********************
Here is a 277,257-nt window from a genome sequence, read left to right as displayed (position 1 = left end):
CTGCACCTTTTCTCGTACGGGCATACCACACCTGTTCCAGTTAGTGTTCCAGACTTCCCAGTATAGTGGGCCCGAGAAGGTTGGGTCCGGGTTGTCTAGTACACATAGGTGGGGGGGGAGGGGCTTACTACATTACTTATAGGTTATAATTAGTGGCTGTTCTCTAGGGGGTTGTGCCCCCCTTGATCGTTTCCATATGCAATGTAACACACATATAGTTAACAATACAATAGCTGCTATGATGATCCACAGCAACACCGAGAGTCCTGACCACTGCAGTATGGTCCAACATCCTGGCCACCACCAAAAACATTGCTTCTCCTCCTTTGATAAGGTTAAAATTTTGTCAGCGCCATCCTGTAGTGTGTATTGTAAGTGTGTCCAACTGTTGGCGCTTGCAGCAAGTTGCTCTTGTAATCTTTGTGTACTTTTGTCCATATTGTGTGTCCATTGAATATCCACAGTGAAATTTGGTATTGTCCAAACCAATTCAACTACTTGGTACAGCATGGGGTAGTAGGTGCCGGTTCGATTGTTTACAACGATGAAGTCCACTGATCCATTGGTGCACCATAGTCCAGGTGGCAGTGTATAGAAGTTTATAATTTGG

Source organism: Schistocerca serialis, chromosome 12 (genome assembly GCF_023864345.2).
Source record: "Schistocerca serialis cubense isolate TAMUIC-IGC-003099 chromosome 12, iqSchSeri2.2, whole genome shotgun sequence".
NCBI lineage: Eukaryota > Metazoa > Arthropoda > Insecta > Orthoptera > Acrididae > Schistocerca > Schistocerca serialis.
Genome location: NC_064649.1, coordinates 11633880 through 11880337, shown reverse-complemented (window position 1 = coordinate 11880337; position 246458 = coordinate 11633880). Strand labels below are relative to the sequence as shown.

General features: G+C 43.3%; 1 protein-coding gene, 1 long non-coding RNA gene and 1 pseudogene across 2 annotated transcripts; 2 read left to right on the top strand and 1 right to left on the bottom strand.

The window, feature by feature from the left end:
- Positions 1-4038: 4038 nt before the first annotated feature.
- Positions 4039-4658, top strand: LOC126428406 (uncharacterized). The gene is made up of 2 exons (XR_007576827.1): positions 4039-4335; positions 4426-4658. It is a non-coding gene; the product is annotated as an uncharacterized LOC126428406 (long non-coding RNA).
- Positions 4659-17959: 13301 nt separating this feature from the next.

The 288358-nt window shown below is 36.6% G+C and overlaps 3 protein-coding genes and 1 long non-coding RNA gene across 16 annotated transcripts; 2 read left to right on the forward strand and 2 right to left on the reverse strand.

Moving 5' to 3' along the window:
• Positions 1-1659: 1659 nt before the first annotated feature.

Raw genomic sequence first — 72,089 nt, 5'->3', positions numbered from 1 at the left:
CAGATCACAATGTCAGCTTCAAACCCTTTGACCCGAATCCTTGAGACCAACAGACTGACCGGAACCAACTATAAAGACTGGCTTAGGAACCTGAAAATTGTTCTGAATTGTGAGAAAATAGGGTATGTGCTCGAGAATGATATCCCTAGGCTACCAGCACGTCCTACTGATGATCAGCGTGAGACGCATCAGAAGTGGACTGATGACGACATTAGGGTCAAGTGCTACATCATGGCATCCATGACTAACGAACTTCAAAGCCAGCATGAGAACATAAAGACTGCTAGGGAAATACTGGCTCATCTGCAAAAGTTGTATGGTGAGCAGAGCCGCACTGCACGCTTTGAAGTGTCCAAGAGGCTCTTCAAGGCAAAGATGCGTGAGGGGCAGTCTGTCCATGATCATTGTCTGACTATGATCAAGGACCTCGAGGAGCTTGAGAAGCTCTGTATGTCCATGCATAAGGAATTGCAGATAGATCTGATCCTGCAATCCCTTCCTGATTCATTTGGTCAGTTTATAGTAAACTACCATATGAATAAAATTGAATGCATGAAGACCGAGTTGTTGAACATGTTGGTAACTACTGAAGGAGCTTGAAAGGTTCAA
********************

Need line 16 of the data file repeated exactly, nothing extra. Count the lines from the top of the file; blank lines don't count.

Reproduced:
CAGATCACAATGTCAGCTTCAAACCCTTTGACCCGAATCCTTGAGACCAACAGACTGACCGGAACCAACTATAAAGACTGGCTTAGGAACCTGAAAATTGTTCTGAATTGTGAGAAAATAGGGTATGTGCTCGAGAATGATATCCCTAGGCTACCAGCACGTCCTACTGATGATCAGCGTGAGACGCATCAGAAGTGGACTGATGACGACATTAGGGTCAAGTGCTACATCATGGCATCCATGACTAACGAACTTCAAAGCCAGCATGAGAACATAAAGACTGCTAGGGAAATACTGGCTCATCTGCAAAAGTTGTATGGTGAGCAGAGCCGCACTGCACGCTTTGAAGTGTCCAAGAGGCTCTTCAAGGCAAAGATGCGTGAGGGGCAGTCTGTCCATGATCATTGTCTGACTATGATCAAGGACCTCGAGGAGCTTGAGAAGCTCTGTATGTCCATGCATAAGGAATTGCAGATAGATCTGATCCTGCAATCCCTTCCTGATTCATTTGGTCAGTTTATAGTAAACTACCATATGAATAAAATTGAATGCATGAAGACCGAGTTGTTGAACATGTTGGTAACTACTGAAGGAGCTTGAAAGGTTCAA